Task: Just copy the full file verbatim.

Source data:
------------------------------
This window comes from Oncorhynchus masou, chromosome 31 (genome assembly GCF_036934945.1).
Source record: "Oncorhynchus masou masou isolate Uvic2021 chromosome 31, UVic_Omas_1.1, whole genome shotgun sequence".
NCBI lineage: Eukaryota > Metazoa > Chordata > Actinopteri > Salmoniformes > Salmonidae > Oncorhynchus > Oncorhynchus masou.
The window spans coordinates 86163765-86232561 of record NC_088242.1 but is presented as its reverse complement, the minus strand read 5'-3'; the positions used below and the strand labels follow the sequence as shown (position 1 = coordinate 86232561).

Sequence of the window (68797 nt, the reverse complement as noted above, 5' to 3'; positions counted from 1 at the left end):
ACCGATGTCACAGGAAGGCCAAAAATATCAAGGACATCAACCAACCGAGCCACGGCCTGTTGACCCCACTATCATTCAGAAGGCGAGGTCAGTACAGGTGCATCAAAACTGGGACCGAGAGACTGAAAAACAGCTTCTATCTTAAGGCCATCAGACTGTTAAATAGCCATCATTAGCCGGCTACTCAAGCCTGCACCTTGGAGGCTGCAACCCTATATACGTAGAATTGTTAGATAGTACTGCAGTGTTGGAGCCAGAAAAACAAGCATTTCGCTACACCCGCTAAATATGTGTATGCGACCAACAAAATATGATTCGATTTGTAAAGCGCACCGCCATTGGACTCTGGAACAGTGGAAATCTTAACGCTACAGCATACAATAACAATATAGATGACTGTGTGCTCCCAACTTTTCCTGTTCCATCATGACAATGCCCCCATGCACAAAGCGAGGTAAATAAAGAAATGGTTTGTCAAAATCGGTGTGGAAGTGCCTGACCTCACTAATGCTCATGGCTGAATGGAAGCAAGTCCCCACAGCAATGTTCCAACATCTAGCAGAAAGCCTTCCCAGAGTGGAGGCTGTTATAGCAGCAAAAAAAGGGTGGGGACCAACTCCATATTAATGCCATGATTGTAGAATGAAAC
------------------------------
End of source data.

This window comes from Oncorhynchus masou, chromosome 31 (genome assembly GCF_036934945.1).
Source record: "Oncorhynchus masou masou isolate Uvic2021 chromosome 31, UVic_Omas_1.1, whole genome shotgun sequence".
NCBI lineage: Eukaryota > Metazoa > Chordata > Actinopteri > Salmoniformes > Salmonidae > Oncorhynchus > Oncorhynchus masou.
The window spans coordinates 86163765-86232561 of record NC_088242.1 but is presented as its reverse complement, the minus strand read 5'-3'; the positions used below and the strand labels follow the sequence as shown (position 1 = coordinate 86232561).

Sequence of the window (68797 nt, the reverse complement as noted above, 5' to 3'; positions counted from 1 at the left end):
ACCGATGTCACAGGAAGGCCAAAAATATCAAGGACATCAACCAACCGAGCCACGGCCTGTTGACCCCACTATCATTCAGAAGGCGAGGTCAGTACAGGTGCATCAAAACTGGGACCGAGAGACTGAAAAACAGCTTCTATCTTAAGGCCATCAGACTGTTAAATAGCCATCATTAGCCGGCTACTCAAGCCTGCACCTTGGAGGCTGCAACCCTATATACGTAGAATTGTTAGATAGTACTGCAGTGTTGGAGCCAGAAAAACAAGCATTTCGCTACACCCGCTAAATATGTGTATGCGACCAACAAAATATGATTCGATTTGTAAAGCGCACCGCCATTGGACTCTGGAACAGTGGAAATCTTAACGCTACAGCATACAATAACAATATAGATGACTGTGTGCTCCCAACTTTTCCTGTTCCATCATGACAATGCCCCCATGCACAAAGCGAGGTAAATAAAGAAATGGTTTGTCAAAATCGGTGTGGAAGTGCCTGACCTCACTAATGCTCATGGCTGAATGGAAGCAAGTCCCCACAGCAATGTTCCAACATCTAGCAGAAAGCCTTCCCAGAGTGGAGGCTGTTATAGCAGCAAAAAAAGGGTGGGGACCAACTCCATATTAATGCCATGATTGTAGAATGAAAC